Chiefs in Malawi are against death penalty as an appropriate punishment for people convicted of murder.
According to results of a survey on death penalty released yesterday, 94 percent of chiefs want life imprisonment as a proper punishment for a person who has been convicted of murder.
The survey was conducted by the Cornell Center on the Death Penalty Worldwide and the Paralegal Advisory Service Institute (PASI) with funding from Reprieve UK.
When presenting the report in Lilongwe, PASI National Director Clifford Msiska said the survey targeted traditional leaders in the home villages of prisoners who had been sentenced to death and later released as a result of Malawi Capital Resentencing Project done by PASI and others organisations.
“In my view, prison is a place where we expect people to reform hence if somebody has been given death penalty it would defeat the purpose of reforming somebody,” he said.
Speaking at the event, Baison Kaula, a man who was released from prison through the same project said life is precious and giving a person death sentence puts a lot of people in trauma.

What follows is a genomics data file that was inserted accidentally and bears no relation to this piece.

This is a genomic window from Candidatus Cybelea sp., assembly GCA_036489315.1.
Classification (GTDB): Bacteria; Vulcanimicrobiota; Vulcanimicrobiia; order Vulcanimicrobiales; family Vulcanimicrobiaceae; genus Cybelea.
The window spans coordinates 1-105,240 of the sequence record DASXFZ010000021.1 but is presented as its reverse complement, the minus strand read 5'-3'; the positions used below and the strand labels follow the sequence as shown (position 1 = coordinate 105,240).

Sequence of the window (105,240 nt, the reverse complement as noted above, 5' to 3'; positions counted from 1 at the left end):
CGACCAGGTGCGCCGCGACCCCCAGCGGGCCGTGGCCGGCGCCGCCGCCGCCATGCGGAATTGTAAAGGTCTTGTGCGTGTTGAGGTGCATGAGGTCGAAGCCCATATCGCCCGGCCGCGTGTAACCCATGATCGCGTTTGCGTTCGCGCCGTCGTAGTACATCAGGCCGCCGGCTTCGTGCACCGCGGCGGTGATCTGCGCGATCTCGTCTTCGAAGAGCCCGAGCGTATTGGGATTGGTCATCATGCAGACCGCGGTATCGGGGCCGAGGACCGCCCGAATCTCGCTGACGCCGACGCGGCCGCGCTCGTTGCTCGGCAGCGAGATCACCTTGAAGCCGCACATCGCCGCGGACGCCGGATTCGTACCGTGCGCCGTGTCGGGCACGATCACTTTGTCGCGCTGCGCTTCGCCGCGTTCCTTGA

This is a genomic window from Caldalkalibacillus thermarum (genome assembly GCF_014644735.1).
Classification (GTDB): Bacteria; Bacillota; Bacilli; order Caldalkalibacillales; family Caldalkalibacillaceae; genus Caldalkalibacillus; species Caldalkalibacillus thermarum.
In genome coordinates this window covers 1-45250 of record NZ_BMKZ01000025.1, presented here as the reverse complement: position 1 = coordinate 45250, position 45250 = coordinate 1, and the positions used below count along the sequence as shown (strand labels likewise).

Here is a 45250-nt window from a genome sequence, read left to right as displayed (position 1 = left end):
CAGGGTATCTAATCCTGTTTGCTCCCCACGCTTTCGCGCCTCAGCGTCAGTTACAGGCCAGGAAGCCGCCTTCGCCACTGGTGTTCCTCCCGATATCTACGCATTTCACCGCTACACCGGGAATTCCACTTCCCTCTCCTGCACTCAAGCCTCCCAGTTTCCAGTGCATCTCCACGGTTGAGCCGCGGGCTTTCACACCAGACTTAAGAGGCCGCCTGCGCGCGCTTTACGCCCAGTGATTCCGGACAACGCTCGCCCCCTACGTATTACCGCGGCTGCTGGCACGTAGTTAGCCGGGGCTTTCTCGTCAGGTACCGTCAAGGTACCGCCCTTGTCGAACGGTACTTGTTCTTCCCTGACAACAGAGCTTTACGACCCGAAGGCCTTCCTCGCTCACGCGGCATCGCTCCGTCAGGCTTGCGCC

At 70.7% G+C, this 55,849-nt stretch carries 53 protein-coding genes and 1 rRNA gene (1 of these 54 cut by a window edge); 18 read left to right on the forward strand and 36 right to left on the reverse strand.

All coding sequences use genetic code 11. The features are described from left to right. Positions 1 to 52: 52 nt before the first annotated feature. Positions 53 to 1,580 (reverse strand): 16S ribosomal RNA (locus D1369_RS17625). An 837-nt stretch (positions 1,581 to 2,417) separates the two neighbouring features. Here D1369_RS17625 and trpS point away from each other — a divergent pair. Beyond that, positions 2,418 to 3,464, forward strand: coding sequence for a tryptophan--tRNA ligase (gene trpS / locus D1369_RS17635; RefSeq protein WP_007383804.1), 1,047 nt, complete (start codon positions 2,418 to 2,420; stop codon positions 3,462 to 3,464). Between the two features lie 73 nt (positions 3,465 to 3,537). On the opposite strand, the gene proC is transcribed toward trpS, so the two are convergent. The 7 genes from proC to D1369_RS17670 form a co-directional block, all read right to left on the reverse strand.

He went on to say that some people killed under the death penalty law were innocent though they were convicted of murder.
He then higlighted some of the challenges prisoners face.
“People spending their lives in prison are going through difficulties due to shortage of food, place to sleep and medical treatment. People are suffering in prison because they are voiceless,” he said.
Kaula who spent 23 years in jail and was acquitted by the high court added that it was like a dream that he came out of jail alive and started doing business like any other normal person.
Kaula was released after getting assistance through the Malawi Capital Resentencing Project which has assisted more than 150 people on death sentence to have their cases heard again.